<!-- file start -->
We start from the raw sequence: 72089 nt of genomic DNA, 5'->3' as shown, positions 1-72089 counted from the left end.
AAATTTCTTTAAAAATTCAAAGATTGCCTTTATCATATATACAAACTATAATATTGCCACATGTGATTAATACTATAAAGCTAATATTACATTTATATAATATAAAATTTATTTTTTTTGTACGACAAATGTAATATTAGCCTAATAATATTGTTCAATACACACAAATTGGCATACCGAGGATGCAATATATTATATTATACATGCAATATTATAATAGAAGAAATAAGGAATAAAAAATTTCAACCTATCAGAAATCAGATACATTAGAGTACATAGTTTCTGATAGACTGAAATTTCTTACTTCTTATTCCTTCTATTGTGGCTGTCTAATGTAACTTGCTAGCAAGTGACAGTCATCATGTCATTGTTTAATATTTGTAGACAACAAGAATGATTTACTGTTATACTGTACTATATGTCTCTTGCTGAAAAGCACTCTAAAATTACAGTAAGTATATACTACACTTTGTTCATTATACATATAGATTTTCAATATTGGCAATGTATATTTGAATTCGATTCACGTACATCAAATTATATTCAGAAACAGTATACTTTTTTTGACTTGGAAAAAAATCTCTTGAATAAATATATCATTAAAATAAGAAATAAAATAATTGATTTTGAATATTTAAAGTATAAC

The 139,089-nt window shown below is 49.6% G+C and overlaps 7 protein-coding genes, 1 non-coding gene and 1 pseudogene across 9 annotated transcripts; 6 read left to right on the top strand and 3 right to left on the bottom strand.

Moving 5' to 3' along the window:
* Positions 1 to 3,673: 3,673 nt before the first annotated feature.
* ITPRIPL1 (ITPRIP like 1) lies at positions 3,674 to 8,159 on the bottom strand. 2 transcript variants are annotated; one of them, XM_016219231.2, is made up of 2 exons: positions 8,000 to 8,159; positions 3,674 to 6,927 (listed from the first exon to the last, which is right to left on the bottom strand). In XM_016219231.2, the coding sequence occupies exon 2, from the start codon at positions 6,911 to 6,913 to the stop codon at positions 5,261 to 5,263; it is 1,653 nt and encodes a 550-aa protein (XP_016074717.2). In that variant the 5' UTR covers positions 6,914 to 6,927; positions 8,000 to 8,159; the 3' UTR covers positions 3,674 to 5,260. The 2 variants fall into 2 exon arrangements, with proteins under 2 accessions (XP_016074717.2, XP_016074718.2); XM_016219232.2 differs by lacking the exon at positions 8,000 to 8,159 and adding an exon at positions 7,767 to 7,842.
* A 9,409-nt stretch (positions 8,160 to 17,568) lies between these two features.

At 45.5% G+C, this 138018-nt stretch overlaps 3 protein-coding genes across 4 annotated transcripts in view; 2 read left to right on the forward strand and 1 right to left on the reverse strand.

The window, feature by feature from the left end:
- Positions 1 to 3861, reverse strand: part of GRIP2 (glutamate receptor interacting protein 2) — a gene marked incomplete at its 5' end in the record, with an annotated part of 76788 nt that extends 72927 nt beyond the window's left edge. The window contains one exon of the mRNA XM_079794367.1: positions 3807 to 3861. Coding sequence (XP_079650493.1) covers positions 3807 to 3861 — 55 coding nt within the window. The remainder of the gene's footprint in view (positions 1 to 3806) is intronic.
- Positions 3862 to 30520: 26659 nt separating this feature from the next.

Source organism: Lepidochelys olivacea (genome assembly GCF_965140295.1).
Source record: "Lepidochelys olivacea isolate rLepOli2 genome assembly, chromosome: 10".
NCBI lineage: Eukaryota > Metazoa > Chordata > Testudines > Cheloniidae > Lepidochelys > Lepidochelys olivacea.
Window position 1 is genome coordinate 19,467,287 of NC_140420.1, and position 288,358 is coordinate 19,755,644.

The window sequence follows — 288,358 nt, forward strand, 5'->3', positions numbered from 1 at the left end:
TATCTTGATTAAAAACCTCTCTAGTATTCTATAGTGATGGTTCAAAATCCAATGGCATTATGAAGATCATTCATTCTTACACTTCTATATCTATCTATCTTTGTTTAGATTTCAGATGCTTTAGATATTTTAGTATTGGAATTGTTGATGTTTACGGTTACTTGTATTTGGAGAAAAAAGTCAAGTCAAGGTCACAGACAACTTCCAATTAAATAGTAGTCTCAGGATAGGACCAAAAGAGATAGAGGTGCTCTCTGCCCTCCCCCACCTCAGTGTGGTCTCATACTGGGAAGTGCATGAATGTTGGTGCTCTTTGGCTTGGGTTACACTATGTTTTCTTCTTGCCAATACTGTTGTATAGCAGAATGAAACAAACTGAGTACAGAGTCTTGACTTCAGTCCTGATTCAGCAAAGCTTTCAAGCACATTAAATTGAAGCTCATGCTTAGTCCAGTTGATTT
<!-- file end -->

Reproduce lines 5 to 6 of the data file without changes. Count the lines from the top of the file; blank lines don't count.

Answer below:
* Positions 1 to 3,673: 3,673 nt before the first annotated feature.
* ITPRIPL1 (ITPRIP like 1) lies at positions 3,674 to 8,159 on the bottom strand. 2 transcript variants are annotated; one of them, XM_016219231.2, is made up of 2 exons: positions 8,000 to 8,159; positions 3,674 to 6,927 (listed from the first exon to the last, which is right to left on the bottom strand). In XM_016219231.2, the coding sequence occupies exon 2, from the start codon at positions 6,911 to 6,913 to the stop codon at positions 5,261 to 5,263; it is 1,653 nt and encodes a 550-aa protein (XP_016074717.2). In that variant the 5' UTR covers positions 6,914 to 6,927; positions 8,000 to 8,159; the 3' UTR covers positions 3,674 to 5,260. The 2 variants fall into 2 exon arrangements, with proteins under 2 accessions (XP_016074717.2, XP_016074718.2); XM_016219232.2 differs by lacking the exon at positions 8,000 to 8,159 and adding an exon at positions 7,767 to 7,842.